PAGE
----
A US study has found that despite increased use of intracytoplasmic sperm injection (ICSI) over recent years, the technique is not associated with
any improved reproductive outcomes over conventional IVF.
The findings, published in JAMA, also indicated that ICSI
might even have a detrimental effect in cases without male infertility.
ICSI is an adaptation of IVF, introduced in 1992, in which a single sperm is
injected directly into the egg, which was developed primarily for use in cases of male infertility, such as low sperm count or poor sperm motility.
Using data from the US National Assisted Reproductive
Technology Surveillance System, the researchers found that between 1996
and 2012, the incidence of ICSI during fresh IVF cycles more than doubled from
36.4 percent to 76.2 percent. The greatest increase was in cycles with no male infertility where ICSI use rose from 15.4 to 66.9 percent .
Using data for the 2008 to 2012 period, the researchers indirectly estimated fertilisation rates by looking at the number of cycles cancelled following oocyte retrieval. This indicated that, when male infertility was present, ICSI led to an increased likelihood of fertilisation compared with conventional IVF. But they also found that the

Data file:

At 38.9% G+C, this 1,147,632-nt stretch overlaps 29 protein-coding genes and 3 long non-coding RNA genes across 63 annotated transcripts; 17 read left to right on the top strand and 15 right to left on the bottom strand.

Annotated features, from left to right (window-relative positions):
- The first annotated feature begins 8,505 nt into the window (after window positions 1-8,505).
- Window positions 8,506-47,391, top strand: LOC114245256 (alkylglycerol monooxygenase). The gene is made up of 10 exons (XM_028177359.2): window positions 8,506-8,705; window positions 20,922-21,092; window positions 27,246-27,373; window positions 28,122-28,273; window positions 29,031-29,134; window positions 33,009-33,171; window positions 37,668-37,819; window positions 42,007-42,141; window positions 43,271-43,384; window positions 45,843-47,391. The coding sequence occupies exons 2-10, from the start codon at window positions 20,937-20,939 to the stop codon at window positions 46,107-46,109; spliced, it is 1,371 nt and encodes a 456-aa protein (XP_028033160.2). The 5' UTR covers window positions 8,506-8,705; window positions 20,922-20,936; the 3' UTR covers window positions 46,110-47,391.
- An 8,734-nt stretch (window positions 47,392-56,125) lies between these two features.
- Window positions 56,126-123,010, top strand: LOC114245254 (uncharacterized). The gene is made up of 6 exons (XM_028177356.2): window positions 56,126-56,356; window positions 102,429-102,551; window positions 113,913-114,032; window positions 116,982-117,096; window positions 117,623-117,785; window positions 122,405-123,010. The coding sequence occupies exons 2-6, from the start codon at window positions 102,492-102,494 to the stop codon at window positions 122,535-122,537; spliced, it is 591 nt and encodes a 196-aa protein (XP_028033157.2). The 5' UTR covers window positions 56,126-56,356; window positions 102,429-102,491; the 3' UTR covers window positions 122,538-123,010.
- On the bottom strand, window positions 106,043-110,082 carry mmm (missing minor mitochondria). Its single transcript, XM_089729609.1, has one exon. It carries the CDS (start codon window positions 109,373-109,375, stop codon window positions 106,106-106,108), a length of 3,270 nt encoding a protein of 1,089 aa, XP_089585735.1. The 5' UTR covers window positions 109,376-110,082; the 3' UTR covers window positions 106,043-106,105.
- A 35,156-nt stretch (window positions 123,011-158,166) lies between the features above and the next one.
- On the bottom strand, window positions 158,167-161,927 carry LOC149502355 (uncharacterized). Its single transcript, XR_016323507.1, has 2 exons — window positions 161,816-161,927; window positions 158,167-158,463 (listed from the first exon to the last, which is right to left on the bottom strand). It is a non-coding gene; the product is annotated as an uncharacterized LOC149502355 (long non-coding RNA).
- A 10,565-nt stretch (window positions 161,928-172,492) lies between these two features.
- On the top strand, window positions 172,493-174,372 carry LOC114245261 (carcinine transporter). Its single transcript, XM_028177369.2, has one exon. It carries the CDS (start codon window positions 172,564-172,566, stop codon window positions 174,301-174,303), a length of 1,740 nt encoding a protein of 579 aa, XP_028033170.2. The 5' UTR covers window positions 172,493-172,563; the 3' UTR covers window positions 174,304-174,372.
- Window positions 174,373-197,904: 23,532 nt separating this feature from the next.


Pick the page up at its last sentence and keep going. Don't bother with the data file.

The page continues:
reproductive outcomes - including
pregnancy, miscarriage and live birth - of traditional IVF and IVF using
ICSI were similar in cycles with male factor infertility.
Furthermore, in cycles without male factor infertility, the
use of ICSI resulted in 'small but significant' reductions in implantation,
pregnancy, live birth, multiple live birth and low birth weight rates compared
with conventional IVF.
The researchers from the Centers for Disease Control and Prevention in Atlanta comment: 'Although such differences may
be a function of the large sample size and thus not clinically relevant, our
findings suggest that use of ICSI may improve fertilisation rates but not
implantation or pregnancy rates in the setting of unexplained infertility,
advanced maternal age, and low oocyte yield.'